The IPPF strives to do many things for the pemphigus and pemphigoid community, but our three biggest goals are to raise awareness, create a support network, and to increase education. One of the biggest tools that we have at our disposal to accomplish those goals is social media.
Social media is one of those funny things in our society which people seem to either love or hate. For a rare disease non-profit organization such as IPPF, it is a really important tool, and community involvement is critical. The IPPF is committed to keeping our costs low, in order to put the most funds possible into programs which benefit our patient community. Budget Management is a high priority to us. A free platform that allows our members to share information and interact with our community is a highly desired solution.
“What is #healourskin?” We tell them to search on social media and they soon discover pemphigus and pemphigoid. More importantly, they see the faces of the people that it affects, hear their stories, and understand the struggles.
With social media, we can easily reach a global audience and provide information for patient education, a support group meeting, and new postings on our website. We can inform about upcoming clinical trials, important rare disease legislation, and more by posting on social media. We can also connect members and non-members affected by P/P with each other through social media, and that may be the most important aspect of all.
The other funny thing about social media is the use of the hashtag. For some of you reading this article, the hashtag is known as the pound sign. For others, its only use has been as “the hashtag”. Everyone seems to have their own take on the hashtag; people either love it or hate the use of the hashtag. Many social media users add hashtags their comments to be funny or to add to the context of their post. However, the hashtag was created to bring others into a singular conversation, inviting them to engage in the dialog.
For non-profit organizations like IPPF, using hashtag brings awareness to our cause. It encourages members and non-members alike to talk and question, to share experiences, and to support each other. Social media helps the IPPF meet our goals of patient and doctor networking, supporting and coaching each other, and bringing awareness to the general public. Be a part of the larger conversation.
Help the IPPF support pemphigus and pemphigoid patients and bring awareness to the public. If you are posting on Facebook, Twitter, and/or Instagram, use hashtags like #pemphigus, #pemphigoid, #healourskin, #PutItOnYourRadar, and #RareDisease. Be a part of the larger conversation. Help spread awareness through hashtags. If a reader clicks on those hashtags, posts from everyone who has used those hashtags are found.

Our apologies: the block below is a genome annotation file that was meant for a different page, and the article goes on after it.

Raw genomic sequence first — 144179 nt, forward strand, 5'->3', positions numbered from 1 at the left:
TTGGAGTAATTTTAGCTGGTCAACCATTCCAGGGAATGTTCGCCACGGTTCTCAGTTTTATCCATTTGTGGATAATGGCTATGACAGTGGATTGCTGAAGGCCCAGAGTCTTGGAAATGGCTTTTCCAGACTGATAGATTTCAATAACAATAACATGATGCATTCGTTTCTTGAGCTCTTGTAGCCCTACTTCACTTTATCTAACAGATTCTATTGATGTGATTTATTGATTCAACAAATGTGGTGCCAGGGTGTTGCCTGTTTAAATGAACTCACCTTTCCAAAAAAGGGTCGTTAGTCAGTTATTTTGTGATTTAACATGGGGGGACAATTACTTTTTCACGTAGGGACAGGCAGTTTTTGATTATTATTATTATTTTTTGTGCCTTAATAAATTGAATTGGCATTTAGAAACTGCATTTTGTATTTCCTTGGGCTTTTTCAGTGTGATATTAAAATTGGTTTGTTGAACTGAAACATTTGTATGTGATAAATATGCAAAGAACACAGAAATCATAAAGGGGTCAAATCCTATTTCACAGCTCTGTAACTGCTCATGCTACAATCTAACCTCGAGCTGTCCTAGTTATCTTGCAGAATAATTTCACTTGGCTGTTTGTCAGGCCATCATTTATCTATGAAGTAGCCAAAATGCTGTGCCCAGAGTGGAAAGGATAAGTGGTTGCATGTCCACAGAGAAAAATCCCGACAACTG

Imagine if our entire community used #PutItOnYourRadar, and our Awareness Campaign team encouraged dental professionals to search for that hashtag. The dentists and technicians would know more about pemphigus and pemphigoid, and perhaps help diagnose it sooner. Imagine using #RareDisease, #pemphigus and #pemphigoid in a Facebook or Twitter post and a pharmaceutical company is researching a new potential clinical trial. They can search for rare diseases on social media, find our community, and know how many people they could be reaching. Imagine an individual, newly diagnosed, alone, fearful, and confused. Help them search on social media for #pemphigus or #pemphigoid and discover #healourskin. Help them find our community and know they are not alone, and discover there are people willing to help support them.
A year and a half ago #healourskin was virtually non-existent. Now, when you do a search on one of the social media platforms you can see a whole community of people affected by pemphigus and pemphigoid using the hashtag. The more sharing of #healourskin, the larger it becomes and the more awareness that we create!
We at the IPPF get asked all the time, “What is #healourskin?” We tell them to search on social media and they soon discover pemphigus and pemphigoid. More importantly, they see the faces of the people that it affects, hear their stories, and understand the struggles.
We can raise awareness. We can educate medical professionals about pemphigus and pemphigoid. We can reach out to pharmaceutical companies about better treatments. We can advocate for better laws for rare disease patients and request more funding for research. We can come together as a community for change, but we here at IPPF can’t do it without you. We need you as part of the conversation.
Don’t forget to wear the #healourskin sunglasses…